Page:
The Dancing Universe: From Creation Myths to the Big Bang / Edition 1

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Marcelo Gleiser refutes the notion that science and spirituality are irreconcilable. In The Dancing Universe, he traces mystical, philosophical, and scientific ideas about the cosmos through the past twenty-five centuries, from the ancient creation myths of numerous cultures to contemporary theories about an ever-expanding universe. He also explores the lives and ideas of history’s greatest scientists, including Copernicus, Galileo, Kepler, Newton, and Einstein. By exploring how scientists have unlocked the secrets of gravity, matter, time, and space, Gleiser offers fresh perspective on the debate between science and faith.

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Editorial Reviews

Publishers Weekly - Publisher's Weekly
Gleiser, a young physicist on the faculty at Dartmouth and one of only 15 Presidential Faculty Fellows, explores the relationship of science and religion in the area where they intersect most dramatically, the origin of the universe. Describing the cosmological quest as "The Question," he examines religious answers on one hand and scientific theories on the other, noting that both can be classified in equivalent taxonomies. At the first taxonomic level, scientific theories and religious models of cosmic origins can be divided into those with beginnings and those without. Those with beginnings can be classified as creation from something, creation from nothing and order out of chaos. Those without beginnings posit either eternal existence or a rhythmic universe. Gleiser reviews 25 centuries of cultural, religious and scientific history, fitting the prevailing religious ideas and scientific theories into the appropriate boxes on his charts. Some readers may find that organization fascinating. Others, trying to follow the book's second important threadthat scientists are human beings with all the good and ill that designation impliesare likely to be bogged down in excessive detail in the discussions of optics, thermodynamics, relativity and quantum mechanics. That is unfortunate, because in this challenging, sometimes brilliant book, Gleiser frequently displays his own humanity, interjecting descriptions of his personal struggle to merge reason and emotion, knowledge and belief. Nov.
Kirkus Reviews
An attempt to bridge the gap between spiritual and scientific inquiries into the nature and origins of the universe, from a physics professor at Dartmouth.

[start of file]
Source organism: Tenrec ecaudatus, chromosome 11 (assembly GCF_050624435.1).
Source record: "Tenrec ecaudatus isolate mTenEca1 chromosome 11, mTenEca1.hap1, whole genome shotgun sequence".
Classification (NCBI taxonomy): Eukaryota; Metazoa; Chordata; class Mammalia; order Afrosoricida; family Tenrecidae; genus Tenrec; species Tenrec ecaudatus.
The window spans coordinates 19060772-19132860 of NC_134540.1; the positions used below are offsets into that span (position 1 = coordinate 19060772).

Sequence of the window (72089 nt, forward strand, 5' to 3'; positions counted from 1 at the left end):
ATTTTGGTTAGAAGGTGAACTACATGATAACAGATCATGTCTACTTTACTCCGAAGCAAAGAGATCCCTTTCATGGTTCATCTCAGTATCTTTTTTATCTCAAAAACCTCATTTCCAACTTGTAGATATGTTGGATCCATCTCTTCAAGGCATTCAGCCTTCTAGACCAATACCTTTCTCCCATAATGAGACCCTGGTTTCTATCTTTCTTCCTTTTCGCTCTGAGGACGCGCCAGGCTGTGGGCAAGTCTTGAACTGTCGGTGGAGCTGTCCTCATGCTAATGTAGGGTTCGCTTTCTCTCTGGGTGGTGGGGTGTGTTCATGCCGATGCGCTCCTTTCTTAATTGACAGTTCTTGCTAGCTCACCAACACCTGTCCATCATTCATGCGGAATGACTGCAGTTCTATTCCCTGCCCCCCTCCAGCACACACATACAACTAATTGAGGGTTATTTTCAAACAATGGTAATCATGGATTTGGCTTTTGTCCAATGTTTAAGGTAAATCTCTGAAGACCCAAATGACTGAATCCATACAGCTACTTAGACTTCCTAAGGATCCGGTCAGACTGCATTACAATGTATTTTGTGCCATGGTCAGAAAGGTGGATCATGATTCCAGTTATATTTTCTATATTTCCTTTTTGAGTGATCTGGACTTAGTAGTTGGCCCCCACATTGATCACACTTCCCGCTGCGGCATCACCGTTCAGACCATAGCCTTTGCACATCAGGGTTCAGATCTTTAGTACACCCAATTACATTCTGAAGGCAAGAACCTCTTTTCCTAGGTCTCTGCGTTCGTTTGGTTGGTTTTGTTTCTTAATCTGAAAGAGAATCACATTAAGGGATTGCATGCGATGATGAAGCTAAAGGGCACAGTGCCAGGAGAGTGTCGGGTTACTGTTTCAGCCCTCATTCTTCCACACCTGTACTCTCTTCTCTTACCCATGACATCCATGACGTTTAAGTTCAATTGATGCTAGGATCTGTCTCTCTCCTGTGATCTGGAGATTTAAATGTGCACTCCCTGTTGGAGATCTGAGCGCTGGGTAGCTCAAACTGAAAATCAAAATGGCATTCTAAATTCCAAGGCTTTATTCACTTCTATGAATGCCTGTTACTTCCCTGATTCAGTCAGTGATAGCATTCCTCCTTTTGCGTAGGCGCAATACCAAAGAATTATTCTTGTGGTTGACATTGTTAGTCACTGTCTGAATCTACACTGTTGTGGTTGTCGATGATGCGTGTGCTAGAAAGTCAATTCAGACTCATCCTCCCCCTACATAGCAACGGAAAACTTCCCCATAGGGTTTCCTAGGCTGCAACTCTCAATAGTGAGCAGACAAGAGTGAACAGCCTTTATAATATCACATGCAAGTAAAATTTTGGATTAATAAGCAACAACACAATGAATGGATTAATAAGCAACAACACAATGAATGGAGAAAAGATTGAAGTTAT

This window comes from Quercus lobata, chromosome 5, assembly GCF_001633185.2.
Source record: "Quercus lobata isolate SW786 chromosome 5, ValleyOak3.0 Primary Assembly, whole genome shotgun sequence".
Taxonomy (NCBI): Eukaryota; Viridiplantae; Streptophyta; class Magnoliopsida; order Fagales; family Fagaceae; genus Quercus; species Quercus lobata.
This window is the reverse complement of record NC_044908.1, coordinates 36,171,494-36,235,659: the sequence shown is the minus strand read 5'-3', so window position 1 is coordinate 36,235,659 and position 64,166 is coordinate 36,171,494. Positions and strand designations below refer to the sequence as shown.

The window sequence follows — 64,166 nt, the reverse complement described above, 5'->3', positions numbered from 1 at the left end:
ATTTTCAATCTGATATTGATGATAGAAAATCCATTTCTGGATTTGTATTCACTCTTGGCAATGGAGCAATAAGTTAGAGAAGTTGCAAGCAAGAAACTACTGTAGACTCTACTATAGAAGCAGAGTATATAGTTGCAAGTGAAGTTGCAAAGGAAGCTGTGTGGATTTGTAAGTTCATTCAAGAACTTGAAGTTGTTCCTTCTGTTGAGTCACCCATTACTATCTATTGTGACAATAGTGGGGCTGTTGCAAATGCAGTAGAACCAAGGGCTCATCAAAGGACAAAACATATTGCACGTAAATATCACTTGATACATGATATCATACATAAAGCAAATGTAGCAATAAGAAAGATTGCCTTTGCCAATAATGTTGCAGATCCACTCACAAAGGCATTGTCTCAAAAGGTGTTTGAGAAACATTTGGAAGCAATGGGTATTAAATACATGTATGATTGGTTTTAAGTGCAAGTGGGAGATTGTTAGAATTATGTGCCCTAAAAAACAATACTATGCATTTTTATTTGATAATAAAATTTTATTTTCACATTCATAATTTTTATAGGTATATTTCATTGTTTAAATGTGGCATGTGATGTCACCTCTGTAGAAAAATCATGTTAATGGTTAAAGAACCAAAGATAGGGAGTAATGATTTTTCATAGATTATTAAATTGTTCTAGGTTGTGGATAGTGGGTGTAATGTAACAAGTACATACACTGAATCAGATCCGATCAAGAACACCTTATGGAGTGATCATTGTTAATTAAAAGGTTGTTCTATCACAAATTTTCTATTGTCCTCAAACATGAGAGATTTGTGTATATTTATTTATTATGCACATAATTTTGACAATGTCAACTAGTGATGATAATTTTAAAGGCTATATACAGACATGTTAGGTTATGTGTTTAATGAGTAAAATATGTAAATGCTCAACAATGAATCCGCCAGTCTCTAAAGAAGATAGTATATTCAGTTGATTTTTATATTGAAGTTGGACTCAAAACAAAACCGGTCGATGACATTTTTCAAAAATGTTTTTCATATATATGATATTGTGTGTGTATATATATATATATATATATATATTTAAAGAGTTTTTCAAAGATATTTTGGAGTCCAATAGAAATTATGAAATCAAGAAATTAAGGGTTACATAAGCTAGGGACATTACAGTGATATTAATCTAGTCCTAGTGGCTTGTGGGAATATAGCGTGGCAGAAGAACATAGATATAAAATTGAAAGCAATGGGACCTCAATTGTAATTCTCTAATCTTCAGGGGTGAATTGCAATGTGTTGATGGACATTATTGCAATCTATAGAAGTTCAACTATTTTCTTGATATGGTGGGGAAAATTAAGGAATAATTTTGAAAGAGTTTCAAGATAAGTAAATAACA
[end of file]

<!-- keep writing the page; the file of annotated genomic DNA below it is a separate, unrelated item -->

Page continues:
Actually, Gleiser believes that the studies of cosmologists such as himself are spiritual; it's just that scientists seek to prove their intuitions, rather than to rely on faith. He finds the notion that scientists are cold and objective, rather than passionate, to be ludicrous and even offensive, and his accounts of the work of Einstein, Copernicus, and Newton wonderfully personalize the essentially spiritual quests these men made on their paths to discoveries with reproducible results. Einstein spoke of a "cosmic religious feeling," for instance. To go back a long way indeed, the Pythagoreans were a monastic order of sorts, their mathematical discoveries a way of proving order in the universe and, to their minds, a divine intelligence. Sometimes, Gleiser is hard pressed to find much spirituality at work—in the endeavors of Niels Bohr, for instance. Nonetheless, the spirituality that is evident in the groundbreaking work of many great scientists is convincingly illuminated by Gleiser in this rather unique overview. He begins with a survey of various creation myths, from Hopi to Zoroastrian to Christian, and shows their links to the early astronomy of the Babylonians and Greeks. He devotes a great deal of attention to the Greeks, then moves on to the ideas of the "pious heretic," Galileo; the origins and intent of Newton's laws of motion; the discovery of the laws of thermodynamics; and the turbulent discoveries of the modern age, beginning with Einstein and progressing through quantum physics and on to the ramifications of the uncertainty principle.

Even if one cares little for Gleiser's spiritual asides, this is an exceptionally clear summary of 2,500 years of science and a fascinating account of the ways in which it often does intersect with spiritual beliefs.

From the Publisher
“Sweeping through twenty-five centuries, Gleiser examines how mankind’s discovery of the connections between mythology, philosophy, and science brought about new cosmological insights.”—Natural History
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Product Details

  • ISBN-13: 9781584654667
  • Publisher: Dartmouth College Press
  • Publication date: 3/3/2005
  • Series: Understanding Science and Technology
  • Edition description: New Edition
  • Edition number: 1
  • Pages: 352
  • Sales rank: 811,911
  • Product dimensions: 6.02 (w) x 8.98 (h) x 1.00 (d)

Meet the Author

MARCELO GLEISER is Appleton Professor of Natural Philosophy and Professor of Physics and Astronomy at Dartmouth College. He is also the author of The Prophet and the Astronomer: A Scientific Journey to the End of Time (2002).

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Table of Contents

Preface to the 2005 Edition
Beginnings - Creation Myths - The Greeks
The Awakening - The Sun, the Church, and the New Astronomy - The Pious Heretic - The Triumph of Reason
The Classical Era - The World Is an Intricate Machine
Modern Times - Of Things Fast - Of Things Small
Modeling the Universe - Inventing Universes - Beginnings
Epilogue: Dancing with the Universe

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